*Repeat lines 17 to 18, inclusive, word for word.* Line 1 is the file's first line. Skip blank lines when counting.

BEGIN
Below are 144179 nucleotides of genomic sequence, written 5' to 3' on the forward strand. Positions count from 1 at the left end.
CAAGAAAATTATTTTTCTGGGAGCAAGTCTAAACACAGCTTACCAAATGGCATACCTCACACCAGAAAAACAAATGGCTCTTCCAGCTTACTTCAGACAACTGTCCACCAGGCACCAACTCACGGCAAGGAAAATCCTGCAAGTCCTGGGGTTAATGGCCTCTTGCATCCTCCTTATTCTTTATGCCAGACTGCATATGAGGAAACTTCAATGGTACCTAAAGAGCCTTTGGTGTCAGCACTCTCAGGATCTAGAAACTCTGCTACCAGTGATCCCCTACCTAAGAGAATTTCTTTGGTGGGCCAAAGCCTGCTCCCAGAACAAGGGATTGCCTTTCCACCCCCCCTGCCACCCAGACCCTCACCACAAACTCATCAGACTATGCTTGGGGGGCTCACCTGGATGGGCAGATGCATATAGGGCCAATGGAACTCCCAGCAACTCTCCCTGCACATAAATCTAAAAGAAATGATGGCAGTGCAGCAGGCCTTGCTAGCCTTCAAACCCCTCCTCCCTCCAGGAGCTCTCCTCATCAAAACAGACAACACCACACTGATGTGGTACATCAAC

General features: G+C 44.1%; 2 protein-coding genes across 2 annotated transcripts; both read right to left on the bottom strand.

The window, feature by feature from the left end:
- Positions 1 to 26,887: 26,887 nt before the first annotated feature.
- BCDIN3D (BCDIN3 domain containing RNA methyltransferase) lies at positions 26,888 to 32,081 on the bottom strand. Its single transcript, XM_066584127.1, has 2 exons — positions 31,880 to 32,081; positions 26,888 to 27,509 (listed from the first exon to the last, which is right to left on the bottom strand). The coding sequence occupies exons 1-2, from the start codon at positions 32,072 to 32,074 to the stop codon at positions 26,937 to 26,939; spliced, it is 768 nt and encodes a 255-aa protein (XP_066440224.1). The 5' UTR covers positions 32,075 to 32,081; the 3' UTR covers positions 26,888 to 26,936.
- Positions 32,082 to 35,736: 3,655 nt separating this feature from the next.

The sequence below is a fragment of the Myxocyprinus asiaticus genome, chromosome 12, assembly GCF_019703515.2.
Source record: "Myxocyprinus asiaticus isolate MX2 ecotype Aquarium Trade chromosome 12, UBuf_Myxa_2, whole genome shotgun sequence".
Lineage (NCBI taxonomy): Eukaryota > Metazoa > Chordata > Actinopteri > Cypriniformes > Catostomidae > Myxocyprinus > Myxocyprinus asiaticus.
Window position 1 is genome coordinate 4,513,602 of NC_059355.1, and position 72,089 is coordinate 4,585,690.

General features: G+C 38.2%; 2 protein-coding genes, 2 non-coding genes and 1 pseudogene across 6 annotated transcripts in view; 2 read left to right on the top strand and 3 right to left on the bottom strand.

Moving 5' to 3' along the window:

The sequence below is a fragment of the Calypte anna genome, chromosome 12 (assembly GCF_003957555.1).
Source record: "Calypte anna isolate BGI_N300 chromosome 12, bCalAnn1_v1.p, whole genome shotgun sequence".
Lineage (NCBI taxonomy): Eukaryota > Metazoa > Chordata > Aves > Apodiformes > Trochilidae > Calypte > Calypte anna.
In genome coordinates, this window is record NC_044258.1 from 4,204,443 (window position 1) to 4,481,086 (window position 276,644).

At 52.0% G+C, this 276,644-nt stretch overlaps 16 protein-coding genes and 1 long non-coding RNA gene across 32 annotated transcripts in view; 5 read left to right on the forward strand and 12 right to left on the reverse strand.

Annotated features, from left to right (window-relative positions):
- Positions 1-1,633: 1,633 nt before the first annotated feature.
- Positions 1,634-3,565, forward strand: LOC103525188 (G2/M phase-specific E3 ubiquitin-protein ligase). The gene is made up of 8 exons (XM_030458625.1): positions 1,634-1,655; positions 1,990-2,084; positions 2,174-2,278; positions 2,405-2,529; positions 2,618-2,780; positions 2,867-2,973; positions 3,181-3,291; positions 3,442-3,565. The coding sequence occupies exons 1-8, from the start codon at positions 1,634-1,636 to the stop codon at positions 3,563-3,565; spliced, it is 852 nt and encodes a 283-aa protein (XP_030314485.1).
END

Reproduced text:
In genome coordinates, this window is record NC_044258.1 from 4,204,443 (window position 1) to 4,481,086 (window position 276,644).

At 52.0% G+C, this 276,644-nt stretch overlaps 16 protein-coding genes and 1 long non-coding RNA gene across 32 annotated transcripts in view; 5 read left to right on the forward strand and 12 right to left on the reverse strand.